Thompson & Thompson
Mother-and-son writing partners, director Danielle Thompson and actor Christopher Thompson discuss the making of their film Orchestra Seats.
FM: Can you talk a bit about the genesis of the project?
Danielle Thompson: One night, coming out of the theatre, which is like the Covent Garden of Paris, and the set up of the film is absolutely true, there is the café, there is the hotel, just in one block. So I came out of there, and I looked around, and I thought, because unlike most areas of big cities, where everyone looks alike, has the same kind of life, depending where you are lucky enough to live or not. This place, unlike any other place, has a mixture of people – this little café – which is very unusual. So I called Christopher the next day and said there is something I think we should talk about, there is some kind of a tale, in these people meeting.
Christopher Thompson:It’s a setting, that’s the point that we work from and then basically building on these characters and finding out what we’re talking about, what we want to talk about, as the work is going on.
FM: In a film like this, with a big ensemble cast, how do you find the characters, and are there any who end up on the cutting room floor?
Christopher Thompson:Starting from this setting, and quite quickly realising that we want to talk about how we’re labelled in life, and how we build up these cages and these roles, talking about very very fortunate people who are still not satisfied and want something different. Then we talk about the characters, write about them, dig into that, and some just don’t make it.
FM: Catherine, the actress in the film, is successful by anyone’s standards, yet she is unhappy; she despises her work because it’s popular. The film deals with the relationship between high and low art – what inspired you to talk about this?
Christopher Thompson:This is what was wonderful about this setting, it gave us the opportunity to talk about these things…
Danielle Thompson: Which are true.
Christopher Thompson:Which are true.
Danielle Thompson: Very much in England, very much in America.
Danielle Thompson: It is true that you are labelled, and its very dangerous. You’re an actor, you need to work, you need to make a living, you are offered a soap or a television series – you know, the few people, like Helen Mirren, or George Clooney, who can go from one to the other, there are very few of them.
And these are real problems for these people; of course, it was interesting for us to speak about this particular dissatisfaction in someone who seems to have everything, to make a lot of money, be famous, work all the time – something that, at twenty, she would have signed for right away. Be careful what you want because you might get it. The pianist gets it too; he was obviously raised as a little boy to become exactly this. And this was one of the things we wanted to say: he doesn’t want to stop playing the piano, he wants to teach, he wants to play for people who don’t know anything about classical music.
Christopher Thompson:And he is part of high culture.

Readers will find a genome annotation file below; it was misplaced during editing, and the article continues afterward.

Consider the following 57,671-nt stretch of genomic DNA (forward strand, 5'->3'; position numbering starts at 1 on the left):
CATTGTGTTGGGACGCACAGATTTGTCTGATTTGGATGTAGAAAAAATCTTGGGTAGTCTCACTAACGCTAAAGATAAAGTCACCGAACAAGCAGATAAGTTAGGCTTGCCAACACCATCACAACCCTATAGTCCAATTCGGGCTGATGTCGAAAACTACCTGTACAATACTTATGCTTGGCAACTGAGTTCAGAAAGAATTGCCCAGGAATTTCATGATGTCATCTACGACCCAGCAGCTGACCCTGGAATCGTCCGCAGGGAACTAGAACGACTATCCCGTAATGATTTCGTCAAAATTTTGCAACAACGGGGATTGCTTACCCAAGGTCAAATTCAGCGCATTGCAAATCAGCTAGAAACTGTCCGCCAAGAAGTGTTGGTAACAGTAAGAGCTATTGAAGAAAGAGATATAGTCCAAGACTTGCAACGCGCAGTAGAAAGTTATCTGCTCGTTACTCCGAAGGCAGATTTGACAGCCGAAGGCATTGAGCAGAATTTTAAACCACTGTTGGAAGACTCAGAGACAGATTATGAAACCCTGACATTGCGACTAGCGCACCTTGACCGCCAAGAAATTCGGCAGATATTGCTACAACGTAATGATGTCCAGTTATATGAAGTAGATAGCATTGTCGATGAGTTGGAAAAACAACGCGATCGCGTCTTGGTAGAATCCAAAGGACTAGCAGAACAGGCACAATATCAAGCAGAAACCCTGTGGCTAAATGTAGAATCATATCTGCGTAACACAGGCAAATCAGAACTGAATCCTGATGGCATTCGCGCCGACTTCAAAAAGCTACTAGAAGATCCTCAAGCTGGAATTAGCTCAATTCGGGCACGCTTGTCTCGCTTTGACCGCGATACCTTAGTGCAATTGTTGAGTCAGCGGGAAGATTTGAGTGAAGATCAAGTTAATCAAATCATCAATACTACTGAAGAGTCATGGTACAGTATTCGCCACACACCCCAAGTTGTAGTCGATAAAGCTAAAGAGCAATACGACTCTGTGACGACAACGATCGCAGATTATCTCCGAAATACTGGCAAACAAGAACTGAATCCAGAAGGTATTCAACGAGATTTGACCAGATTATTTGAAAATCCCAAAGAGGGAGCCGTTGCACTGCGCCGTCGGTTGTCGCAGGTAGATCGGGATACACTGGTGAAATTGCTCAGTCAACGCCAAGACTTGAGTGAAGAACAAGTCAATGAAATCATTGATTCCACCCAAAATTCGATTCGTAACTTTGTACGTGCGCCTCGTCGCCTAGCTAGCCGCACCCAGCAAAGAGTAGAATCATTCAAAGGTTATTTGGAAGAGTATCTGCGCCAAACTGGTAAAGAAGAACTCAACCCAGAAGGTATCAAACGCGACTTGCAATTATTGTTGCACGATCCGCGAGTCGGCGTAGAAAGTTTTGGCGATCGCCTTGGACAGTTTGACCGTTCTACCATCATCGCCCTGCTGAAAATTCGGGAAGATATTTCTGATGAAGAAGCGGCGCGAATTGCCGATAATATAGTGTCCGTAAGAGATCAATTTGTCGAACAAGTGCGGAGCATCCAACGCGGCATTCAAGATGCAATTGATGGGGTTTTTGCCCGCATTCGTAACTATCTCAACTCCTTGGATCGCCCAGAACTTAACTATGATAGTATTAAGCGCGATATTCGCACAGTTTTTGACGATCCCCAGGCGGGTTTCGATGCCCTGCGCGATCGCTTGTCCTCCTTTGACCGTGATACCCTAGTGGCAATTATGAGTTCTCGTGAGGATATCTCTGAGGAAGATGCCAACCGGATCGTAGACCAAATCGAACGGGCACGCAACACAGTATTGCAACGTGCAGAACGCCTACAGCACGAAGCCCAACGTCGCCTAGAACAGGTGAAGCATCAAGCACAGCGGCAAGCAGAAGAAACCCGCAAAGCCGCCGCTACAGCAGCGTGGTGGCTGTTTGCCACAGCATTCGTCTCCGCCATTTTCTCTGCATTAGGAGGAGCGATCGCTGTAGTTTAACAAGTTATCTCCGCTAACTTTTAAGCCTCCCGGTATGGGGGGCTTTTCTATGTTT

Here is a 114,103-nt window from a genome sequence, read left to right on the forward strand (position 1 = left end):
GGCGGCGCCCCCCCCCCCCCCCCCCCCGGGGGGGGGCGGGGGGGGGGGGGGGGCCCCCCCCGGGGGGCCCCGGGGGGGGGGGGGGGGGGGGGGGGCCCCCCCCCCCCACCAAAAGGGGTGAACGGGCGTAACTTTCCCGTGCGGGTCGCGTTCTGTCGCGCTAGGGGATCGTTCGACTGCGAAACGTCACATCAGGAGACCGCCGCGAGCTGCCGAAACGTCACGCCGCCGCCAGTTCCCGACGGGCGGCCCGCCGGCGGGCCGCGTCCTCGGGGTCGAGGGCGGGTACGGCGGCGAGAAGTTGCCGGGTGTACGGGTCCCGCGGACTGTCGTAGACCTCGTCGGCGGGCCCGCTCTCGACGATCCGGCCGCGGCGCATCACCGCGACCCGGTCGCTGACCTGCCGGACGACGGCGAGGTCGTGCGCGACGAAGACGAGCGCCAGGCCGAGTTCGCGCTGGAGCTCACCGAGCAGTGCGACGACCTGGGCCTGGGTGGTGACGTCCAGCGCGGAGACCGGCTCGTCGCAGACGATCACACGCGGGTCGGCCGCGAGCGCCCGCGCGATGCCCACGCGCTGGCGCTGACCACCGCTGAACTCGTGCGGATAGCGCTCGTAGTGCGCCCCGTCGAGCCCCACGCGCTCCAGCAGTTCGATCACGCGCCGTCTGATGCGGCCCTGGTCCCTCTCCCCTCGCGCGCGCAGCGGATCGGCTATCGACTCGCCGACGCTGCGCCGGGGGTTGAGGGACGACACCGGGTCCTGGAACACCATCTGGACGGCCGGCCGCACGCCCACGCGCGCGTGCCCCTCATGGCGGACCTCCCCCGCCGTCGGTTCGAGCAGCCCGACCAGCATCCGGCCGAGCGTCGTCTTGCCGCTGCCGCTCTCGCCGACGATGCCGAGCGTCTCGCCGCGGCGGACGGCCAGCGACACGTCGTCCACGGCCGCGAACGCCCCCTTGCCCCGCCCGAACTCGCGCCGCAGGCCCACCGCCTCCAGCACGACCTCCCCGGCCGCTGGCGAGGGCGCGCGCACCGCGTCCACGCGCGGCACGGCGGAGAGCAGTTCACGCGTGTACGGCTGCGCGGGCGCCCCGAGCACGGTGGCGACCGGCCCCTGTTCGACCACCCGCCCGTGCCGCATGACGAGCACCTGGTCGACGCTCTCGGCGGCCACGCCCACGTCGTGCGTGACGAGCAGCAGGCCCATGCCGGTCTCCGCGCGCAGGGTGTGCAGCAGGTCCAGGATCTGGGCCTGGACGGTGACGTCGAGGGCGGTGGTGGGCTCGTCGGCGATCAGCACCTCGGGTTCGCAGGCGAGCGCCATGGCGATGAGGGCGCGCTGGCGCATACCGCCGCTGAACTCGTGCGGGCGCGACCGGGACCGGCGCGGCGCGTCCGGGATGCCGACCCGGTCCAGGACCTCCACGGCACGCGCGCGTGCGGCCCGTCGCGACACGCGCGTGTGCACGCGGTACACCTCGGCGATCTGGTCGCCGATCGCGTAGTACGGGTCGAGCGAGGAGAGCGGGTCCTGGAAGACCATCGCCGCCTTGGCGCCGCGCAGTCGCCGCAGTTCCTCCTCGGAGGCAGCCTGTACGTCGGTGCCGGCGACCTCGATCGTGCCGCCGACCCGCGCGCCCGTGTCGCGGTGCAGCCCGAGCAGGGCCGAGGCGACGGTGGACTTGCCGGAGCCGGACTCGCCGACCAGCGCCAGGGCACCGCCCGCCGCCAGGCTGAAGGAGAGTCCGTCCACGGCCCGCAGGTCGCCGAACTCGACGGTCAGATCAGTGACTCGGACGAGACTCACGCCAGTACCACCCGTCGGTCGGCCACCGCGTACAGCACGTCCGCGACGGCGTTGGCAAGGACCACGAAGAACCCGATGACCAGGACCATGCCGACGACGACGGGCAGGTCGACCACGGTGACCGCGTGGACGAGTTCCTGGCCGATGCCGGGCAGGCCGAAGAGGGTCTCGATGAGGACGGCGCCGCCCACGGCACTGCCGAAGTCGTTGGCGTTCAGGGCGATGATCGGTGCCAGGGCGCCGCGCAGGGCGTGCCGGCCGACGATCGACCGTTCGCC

Danielle Thompson: He’s the opposite of her.
Christopher Thompson:But still as unsatisfied. And it’s the knowing where you’ll be playing six years from now, what you’re going to be, where you’re going to be.
Danielle Thompson: And the costume.
Christopher Thompson:And there’s this triangle between Catherine, who does this show, she’s loved by Jessica who thinks she’s just the best thing, but the casting director says you can’t even talk to her, how she gets through these barriers.
FM: Jessica is the heart of the movie, and has this wonderful, na?ve optimism; she doesn’t know that she shouldn’t talk to certain people because they’re ‘important’, she just gets on with things. Is she based on anyone real, or entirely imagined?
Christopher Thompson:She’s very imagined.
Danielle Thompson: She’s not that na?ve. She’s open. She orders a Planter’s Punch very quickly, she’s not that na?ve. But she has nothing, she has this openness, no judgement, she likes people, likes phone calls, wonders who can it be. She’s someone very positive in the film.
Christopher Thompson:I’ve known people like her, you do run into people, life will hit them down but they go on, seeing the best in everything. They do exist, and all these characters that we’re talking about, they need some sort of eye opener, and that’s who she is. She is the sort of Tinkerbell, going around giving a little bit of her positiveness in the other characters.
She also brings a kind of fairy tale aspect to the film.
FM: When you were writing, did you have specific actors in mind for any of the roles?
Danielle Thompson: The only person we had in mind from very early was Dani, who plays the usher. The rest, we’d talk about actors, but really we started having ideas very late when we’d almost finished the script.
FM: How do you find working with yourselves, taking on different roles, as writer/director or writer/actor?
Danielle Thompson: Between the writing and shooting or acting, its when we’re in the editing room I ask Christopher to come back as has more distance and another point of view. This is when you question what you’ve written, look at the order of the scenes, things need to be cut.
Christopher Thompson:Often less is more, so you have to get back to the intention that you had.
Danielle Thompson: What did we really mean when we wrote this scene, what can we take away, what is possible to take away because its gravy. But in between, no.
Christopher Thompson:Essentially, it’s easy to go from one role to another. If there is a script question during the filming, obviously we find time to discuss it, but very little because the scripts, the way we write them, are very precise.
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